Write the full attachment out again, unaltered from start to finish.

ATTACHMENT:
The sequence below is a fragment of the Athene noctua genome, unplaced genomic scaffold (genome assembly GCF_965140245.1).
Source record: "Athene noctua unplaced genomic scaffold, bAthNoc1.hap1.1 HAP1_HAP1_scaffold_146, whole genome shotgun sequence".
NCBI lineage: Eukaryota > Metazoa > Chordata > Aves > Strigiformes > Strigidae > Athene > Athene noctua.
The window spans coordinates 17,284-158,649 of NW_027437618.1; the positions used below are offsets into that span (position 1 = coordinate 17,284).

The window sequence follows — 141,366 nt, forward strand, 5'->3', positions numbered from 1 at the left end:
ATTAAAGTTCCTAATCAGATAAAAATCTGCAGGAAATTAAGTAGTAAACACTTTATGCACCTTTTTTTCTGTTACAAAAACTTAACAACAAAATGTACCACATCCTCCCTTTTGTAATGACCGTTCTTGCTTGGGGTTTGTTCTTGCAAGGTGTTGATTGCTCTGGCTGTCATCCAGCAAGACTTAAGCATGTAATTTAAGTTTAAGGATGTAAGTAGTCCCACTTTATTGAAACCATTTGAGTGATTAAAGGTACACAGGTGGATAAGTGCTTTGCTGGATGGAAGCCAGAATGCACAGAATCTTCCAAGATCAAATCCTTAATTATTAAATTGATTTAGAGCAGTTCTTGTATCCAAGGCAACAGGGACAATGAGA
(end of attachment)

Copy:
The sequence below is a fragment of the Athene noctua genome, unplaced genomic scaffold (genome assembly GCF_965140245.1).
Source record: "Athene noctua unplaced genomic scaffold, bAthNoc1.hap1.1 HAP1_HAP1_scaffold_146, whole genome shotgun sequence".
NCBI lineage: Eukaryota > Metazoa > Chordata > Aves > Strigiformes > Strigidae > Athene > Athene noctua.
The window spans coordinates 17,284-158,649 of NW_027437618.1; the positions used below are offsets into that span (position 1 = coordinate 17,284).

The window sequence follows — 141,366 nt, forward strand, 5'->3', positions numbered from 1 at the left end:
ATTAAAGTTCCTAATCAGATAAAAATCTGCAGGAAATTAAGTAGTAAACACTTTATGCACCTTTTTTTCTGTTACAAAAACTTAACAACAAAATGTACCACATCCTCCCTTTTGTAATGACCGTTCTTGCTTGGGGTTTGTTCTTGCAAGGTGTTGATTGCTCTGGCTGTCATCCAGCAAGACTTAAGCATGTAATTTAAGTTTAAGGATGTAAGTAGTCCCACTTTATTGAAACCATTTGAGTGATTAAAGGTACACAGGTGGATAAGTGCTTTGCTGGATGGAAGCCAGAATGCACAGAATCTTCCAAGATCAAATCCTTAATTATTAAATTGATTTAGAGCAGTTCTTGTATCCAAGGCAACAGGGACAATGAGA